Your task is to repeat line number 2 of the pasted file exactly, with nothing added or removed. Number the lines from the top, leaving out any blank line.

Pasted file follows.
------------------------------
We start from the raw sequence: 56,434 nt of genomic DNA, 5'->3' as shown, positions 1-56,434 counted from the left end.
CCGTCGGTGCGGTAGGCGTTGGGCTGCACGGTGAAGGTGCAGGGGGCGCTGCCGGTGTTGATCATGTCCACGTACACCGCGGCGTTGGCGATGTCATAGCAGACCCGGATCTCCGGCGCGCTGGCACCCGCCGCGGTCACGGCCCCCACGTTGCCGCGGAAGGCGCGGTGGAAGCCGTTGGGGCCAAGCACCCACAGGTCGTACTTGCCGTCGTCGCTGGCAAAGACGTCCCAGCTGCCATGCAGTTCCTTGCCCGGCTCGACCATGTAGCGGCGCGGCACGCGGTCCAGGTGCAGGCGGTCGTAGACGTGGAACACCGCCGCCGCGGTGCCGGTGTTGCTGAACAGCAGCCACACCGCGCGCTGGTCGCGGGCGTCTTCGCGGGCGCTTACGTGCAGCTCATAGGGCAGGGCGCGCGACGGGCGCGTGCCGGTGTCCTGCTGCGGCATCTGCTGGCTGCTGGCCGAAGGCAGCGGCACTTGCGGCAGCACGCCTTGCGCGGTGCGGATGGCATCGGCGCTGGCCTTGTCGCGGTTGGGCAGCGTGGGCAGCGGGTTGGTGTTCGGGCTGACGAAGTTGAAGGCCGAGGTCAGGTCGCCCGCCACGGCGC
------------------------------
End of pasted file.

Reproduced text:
CCGTCGGTGCGGTAGGCGTTGGGCTGCACGGTGAAGGTGCAGGGGGCGCTGCCGGTGTTGATCATGTCCACGTACACCGCGGCGTTGGCGATGTCATAGCAGACCCGGATCTCCGGCGCGCTGGCACCCGCCGCGGTCACGGCCCCCACGTTGCCGCGGAAGGCGCGGTGGAAGCCGTTGGGGCCAAGCACCCACAGGTCGTACTTGCCGTCGTCGCTGGCAAAGACGTCCCAGCTGCCATGCAGTTCCTTGCCCGGCTCGACCATGTAGCGGCGCGGCACGCGGTCCAGGTGCAGGCGGTCGTAGACGTGGAACACCGCCGCCGCGGTGCCGGTGTTGCTGAACAGCAGCCACACCGCGCGCTGGTCGCGGGCGTCTTCGCGGGCGCTTACGTGCAGCTCATAGGGCAGGGCGCGCGACGGGCGCGTGCCGGTGTCCTGCTGCGGCATCTGCTGGCTGCTGGCCGAAGGCAGCGGCACTTGCGGCAGCACGCCTTGCGCGGTGCGGATGGCATCGGCGCTGGCCTTGTCGCGGTTGGGCAGCGTGGGCAGCGGGTTGGTGTTCGGGCTGACGAAGTTGAAGGCCGAGGTCAGGTCGCCCGCCACGGCGC